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Source: facebook.com/isfed.official/

ISFED Assesses Pre-Election Environment

Composition of election administration, including district and precinct commissions by the Central Election Commission, as well as dealing with complaints remains the main challenge in lead up to the October 28 presidential elections, the International Society for Fair Elections and Democracy (ISFED) said in its report released on August 30.

“Despite [existing] public trust towards election administration and the results of recent elections, election administration has frequently become the target of criticism during the 2016 parliamentary and the 2017 local elections due to certain shortcomings in its activities,” the report reads.

The document focuses on a wide range of issues, among them recently released audio recordings that prompted the coalition “Strength in Unity”, a presidential campaign platform of ten smaller opposition parties led by the United National Movement (UNM), to accuse the Central Election Commission of collusion with the ruling Georgian Dream (GD) party to rig the upcoming presidential elections. ISFED said in its report that audio recordings “contains signs of criminal offense” and should be investigated.

ISFED also noted that the organization has been long raising concerns over the rules of composition of election administration. “It is essential to make the process of composing precinct commissions by district commissions transparent, based on clear and distinct criteria of selecting its members,” the document reads.

ISFED also slammed the Inter-Agency Task Force for Free and Fair Elections (IATF), claiming that due to “non-binding nature of its recommendations and the lack of monitoring mechanisms”, this format “fails to effectively prevent violations.”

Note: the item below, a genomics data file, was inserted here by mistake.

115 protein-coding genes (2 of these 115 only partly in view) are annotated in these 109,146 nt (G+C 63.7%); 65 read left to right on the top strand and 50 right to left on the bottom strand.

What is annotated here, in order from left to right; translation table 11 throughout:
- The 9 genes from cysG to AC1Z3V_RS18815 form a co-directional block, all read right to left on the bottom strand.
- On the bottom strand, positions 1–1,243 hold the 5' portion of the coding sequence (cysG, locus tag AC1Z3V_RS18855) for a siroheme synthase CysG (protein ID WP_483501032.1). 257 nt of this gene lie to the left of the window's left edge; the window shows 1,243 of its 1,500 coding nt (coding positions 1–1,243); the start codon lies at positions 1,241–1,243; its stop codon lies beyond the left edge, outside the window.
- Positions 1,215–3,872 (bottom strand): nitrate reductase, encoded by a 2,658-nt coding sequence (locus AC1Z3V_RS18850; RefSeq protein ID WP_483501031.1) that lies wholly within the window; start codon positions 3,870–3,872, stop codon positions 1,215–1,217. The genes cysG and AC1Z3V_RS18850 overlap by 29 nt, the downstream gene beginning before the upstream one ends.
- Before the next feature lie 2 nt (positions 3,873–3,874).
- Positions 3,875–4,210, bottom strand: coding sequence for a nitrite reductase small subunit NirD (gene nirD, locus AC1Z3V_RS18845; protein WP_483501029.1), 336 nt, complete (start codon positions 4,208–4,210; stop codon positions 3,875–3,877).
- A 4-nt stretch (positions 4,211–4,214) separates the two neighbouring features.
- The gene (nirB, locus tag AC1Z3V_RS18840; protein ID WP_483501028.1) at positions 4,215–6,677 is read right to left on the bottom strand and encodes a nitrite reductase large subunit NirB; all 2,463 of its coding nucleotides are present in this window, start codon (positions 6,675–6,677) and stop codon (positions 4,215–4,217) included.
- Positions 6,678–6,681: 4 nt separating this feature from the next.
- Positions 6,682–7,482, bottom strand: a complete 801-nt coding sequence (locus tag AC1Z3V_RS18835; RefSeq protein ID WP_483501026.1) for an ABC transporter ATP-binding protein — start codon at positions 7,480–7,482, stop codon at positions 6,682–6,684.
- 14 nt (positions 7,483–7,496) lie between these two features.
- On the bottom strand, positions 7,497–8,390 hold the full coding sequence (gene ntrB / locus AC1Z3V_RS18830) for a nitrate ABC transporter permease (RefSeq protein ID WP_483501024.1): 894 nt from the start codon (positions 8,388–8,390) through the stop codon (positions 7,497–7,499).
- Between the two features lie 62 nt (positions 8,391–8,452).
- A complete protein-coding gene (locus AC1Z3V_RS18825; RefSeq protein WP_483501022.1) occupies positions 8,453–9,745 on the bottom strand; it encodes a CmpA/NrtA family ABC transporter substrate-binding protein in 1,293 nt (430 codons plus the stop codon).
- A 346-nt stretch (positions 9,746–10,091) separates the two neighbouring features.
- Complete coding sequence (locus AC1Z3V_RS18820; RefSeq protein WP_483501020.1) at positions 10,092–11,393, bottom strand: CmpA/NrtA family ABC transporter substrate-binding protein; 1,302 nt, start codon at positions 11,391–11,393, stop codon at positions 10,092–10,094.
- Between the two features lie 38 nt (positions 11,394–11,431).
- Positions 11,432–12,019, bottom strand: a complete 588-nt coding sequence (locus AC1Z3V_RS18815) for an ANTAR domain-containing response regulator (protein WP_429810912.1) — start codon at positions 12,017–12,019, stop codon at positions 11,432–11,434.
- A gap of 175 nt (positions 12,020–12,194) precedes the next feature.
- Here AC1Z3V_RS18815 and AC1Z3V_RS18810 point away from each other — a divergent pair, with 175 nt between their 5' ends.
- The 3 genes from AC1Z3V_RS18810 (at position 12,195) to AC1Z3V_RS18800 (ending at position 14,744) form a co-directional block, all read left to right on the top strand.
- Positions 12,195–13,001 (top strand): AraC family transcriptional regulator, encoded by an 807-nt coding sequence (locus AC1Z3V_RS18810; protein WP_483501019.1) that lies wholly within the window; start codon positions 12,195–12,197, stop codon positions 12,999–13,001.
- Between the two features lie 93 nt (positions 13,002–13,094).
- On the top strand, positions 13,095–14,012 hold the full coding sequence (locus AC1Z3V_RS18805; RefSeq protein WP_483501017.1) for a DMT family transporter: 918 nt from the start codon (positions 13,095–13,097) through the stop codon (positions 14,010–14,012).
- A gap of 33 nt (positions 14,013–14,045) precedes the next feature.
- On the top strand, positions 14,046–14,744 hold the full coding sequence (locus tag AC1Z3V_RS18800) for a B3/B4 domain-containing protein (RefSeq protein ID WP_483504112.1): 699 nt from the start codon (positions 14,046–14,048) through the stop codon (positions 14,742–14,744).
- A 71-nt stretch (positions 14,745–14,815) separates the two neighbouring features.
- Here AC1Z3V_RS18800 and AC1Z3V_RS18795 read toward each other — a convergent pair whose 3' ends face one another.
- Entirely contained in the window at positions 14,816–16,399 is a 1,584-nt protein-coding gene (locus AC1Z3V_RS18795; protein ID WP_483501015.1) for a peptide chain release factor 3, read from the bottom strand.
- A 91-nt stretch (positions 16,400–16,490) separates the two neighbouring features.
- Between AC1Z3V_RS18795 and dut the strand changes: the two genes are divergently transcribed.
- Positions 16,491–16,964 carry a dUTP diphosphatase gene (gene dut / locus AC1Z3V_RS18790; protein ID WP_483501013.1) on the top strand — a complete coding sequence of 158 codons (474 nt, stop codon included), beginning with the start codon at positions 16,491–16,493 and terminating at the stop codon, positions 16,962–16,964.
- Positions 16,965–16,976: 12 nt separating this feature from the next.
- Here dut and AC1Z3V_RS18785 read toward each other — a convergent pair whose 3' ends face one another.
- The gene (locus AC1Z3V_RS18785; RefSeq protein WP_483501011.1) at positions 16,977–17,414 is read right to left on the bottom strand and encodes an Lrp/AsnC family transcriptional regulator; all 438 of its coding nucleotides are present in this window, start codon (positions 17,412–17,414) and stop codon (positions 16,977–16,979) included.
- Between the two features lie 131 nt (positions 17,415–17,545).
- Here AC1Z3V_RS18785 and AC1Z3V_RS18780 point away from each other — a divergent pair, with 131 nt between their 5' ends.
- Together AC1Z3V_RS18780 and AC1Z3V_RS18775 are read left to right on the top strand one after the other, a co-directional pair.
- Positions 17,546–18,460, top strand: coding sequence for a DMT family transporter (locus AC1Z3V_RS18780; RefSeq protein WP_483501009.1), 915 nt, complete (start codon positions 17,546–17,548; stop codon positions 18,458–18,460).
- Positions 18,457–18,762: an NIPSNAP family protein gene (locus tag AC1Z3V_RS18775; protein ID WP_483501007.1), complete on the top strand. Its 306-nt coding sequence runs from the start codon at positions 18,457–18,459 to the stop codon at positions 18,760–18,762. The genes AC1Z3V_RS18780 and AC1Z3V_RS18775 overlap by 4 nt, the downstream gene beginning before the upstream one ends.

“Instead of discussing violations, election observers frequently become targets of attacks from the commission chairpersons and representatives of various organizations with doubtful reputation,” the document reads.

ISFED called on election administration to ensure a transparent process of selecting members of election commissions and to react adequately to “the facts of illegal election agitation” by public servants on social networks.

The organization also called on political parties to promote the process of holding safe elections and to avoid any unfavorable developments.

On October 28, Georgian citizens will head to polls to elect their fifth president for a six-year term. This will be the last time that the head of state will be elected through direct ballot. According to the new constitution, which will enter into force following the presidential elections, the new President will be elected by the 300-member Electoral College for a term of five years.

The election campaign officially kicked off on August 29. Applications of 35 persons willing to run for presidency have been submitted to the Central Election Commission as of today. Deadline for registration of candidates expires on September 8.

This post is also available in: Georgian Russian

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